This was the second gathering that The Luncheon Society had with Christopher Hitchens, the first taking place earlier in the year with a memorable gathering at Rubicon in San Francisco followed by a drunken pub crawl that ended up at Belden Place, which is known as “French Quarter of San Francisco.”
This was the Luncheon Society everybody wanted to attend but because it was only three days after Christmas, there were a number of painful regrets. However, we thought that we would be able to get him again, since he would often spend his summers on the property of his father -in-law who lived in the Peninsula, but it was not to be. Our Hitchens Luncheon Society gatherings scheduled in 2010 were postponed because of the cancer diagnosis; he would die less than a year later. He did not ask for prayers or pity.
We started the luncheon with our glasses raised to the recent passing of Susan Sontag, whose death was announced that morning of Acute Myeloid leukemia. Sontag, who had been fighting the disease for some time, succumbed but according to Hitchens, near gave up her zest for life.
Hitchens gave an impassioned opening speech that eulogized her memory as somebody with incredible courage. Hitch spoke to her courage when she moved to Sarajevo during the midst of the genocide to produce “Waiting for Godot,” using three actors for each of the two characters, one Christian, one Muslin, and one Jew. He said that “Susan Sontag was a faint candle among the great arena of darkness and hate.” The regard for Sontag is universal regardless of how you feel about her politics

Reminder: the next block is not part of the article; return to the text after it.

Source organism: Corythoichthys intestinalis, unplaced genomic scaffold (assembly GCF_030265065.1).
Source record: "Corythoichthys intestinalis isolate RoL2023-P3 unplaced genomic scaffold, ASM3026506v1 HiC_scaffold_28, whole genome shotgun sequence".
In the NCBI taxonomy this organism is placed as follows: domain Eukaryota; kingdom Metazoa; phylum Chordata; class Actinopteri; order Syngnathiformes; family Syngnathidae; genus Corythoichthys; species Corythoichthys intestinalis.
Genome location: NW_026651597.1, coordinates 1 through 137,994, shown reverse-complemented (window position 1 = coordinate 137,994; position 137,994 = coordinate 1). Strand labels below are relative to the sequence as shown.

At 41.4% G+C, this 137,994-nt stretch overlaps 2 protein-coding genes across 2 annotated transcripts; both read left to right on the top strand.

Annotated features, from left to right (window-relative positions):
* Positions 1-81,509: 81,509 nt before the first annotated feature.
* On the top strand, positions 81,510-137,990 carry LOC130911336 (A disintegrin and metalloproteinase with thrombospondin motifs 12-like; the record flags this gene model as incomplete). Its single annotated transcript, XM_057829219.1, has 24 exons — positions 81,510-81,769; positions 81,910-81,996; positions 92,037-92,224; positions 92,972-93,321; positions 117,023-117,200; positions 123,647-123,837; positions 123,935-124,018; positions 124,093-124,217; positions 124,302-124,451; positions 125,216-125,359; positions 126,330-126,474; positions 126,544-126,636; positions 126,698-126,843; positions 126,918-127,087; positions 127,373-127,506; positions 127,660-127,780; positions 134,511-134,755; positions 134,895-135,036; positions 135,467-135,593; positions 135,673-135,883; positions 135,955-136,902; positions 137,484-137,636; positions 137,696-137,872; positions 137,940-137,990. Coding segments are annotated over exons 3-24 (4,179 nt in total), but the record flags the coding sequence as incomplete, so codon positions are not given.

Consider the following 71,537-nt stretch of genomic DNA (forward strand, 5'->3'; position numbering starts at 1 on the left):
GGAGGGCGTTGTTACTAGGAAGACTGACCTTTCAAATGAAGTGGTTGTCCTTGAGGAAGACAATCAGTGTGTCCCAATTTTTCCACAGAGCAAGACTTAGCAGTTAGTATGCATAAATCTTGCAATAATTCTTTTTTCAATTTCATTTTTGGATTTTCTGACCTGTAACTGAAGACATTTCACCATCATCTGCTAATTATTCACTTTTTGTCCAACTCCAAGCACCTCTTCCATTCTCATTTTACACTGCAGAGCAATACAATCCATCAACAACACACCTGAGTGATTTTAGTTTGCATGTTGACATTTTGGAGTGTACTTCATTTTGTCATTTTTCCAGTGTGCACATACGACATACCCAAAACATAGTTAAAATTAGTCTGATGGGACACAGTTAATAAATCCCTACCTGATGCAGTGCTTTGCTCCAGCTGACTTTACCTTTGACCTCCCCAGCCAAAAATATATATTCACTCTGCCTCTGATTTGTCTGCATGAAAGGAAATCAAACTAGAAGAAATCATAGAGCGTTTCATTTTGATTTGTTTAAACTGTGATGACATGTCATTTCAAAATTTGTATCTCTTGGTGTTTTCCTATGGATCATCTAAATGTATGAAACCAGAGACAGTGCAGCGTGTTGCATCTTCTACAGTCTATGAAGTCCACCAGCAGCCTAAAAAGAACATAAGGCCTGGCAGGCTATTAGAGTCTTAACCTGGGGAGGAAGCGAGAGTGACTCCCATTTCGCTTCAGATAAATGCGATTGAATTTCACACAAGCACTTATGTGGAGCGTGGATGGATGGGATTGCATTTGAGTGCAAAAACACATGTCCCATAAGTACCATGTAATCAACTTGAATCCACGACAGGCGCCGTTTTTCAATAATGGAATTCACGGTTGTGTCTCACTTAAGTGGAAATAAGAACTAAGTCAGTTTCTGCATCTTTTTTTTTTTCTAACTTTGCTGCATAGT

He remembered that she would often introduce people to writers from Eastern Europe. When Czech President and former dissident Vaclav Havel came to the United States, Sontag was the one person that he wanted to meet. At the time of her death, few knew that her longtime companion was celebrated photographer Annie Liebowitz.
Hitchens talked about Afghanistan and the Failed War on Drugs and pointed to the map of the current conflict. Afghanistan was once a producer of grapes, but it is overly optimistic for agriculture to return to that cash crop because they take five years grapevines to produce fruit. However, poppies, the active ingredient for the creation of heroin, can go from seeds to a bountiful harvest in roughly 6 months. One for the few upsides of Taliban rule, Hitchens noted, is that they initially destroyed the poppy harvest, although members of the Taliban have now moved to monetize the pappy trade to fund their terror. Hitchens mentioned that is one of the areas that could completely undermine that peace process in Afghanistan. In short order, he was proven correct.
He expanded his thoughts on Afghanistan and critiqued President Harmed Karzai as little more than “The Mayor of “Kabul,” with little political influence in the rural areas of the country, where there was a hotbed of rebel activity. Karzai has been unable to translate his relationship with the American into extending his influence with the competing warlords, who actually run the country. Hitchens spoke about his trip to Herat, where he found himself under machine gun fire, in a city by himself where he did not know the language.
According to his wife Carol Blue, Hitchens is a poor driver and does not care to find himself behind the wheel of any car. However, as part of a writing project, he found himself following US Highway 66 as part of a book project, in the driver’s seat of a custom classic red Corvette. He recalled that he was clearly out of his element and repeatedly asked when she would be traveling out to met him, but she held her ground. He met his wife Carol at the airport, but refused to drive after that because Hitchens refused to sit behind any wheel of any car.
Salman Rushdie. Hitchens said that Salman Rushdie had a hard time staying married even in the best of times. He said that Rushdie’s third wife was difficult (expletive redacted); his fourth wife would be Padma Lakshmi, who he married in 2004. However, that would blow up in 2007, perhaps because of the unique pressures of living in hiding as a result of the fatwa ordered by Ayatollah Khomeini when “The Satanic Verses” were published. However, when the Ayatollah’s grandson came to visit (Hussein Khomeini is a liberal reformer in Iran) he made the mullah’s grandson sit in Rushdie’s chair.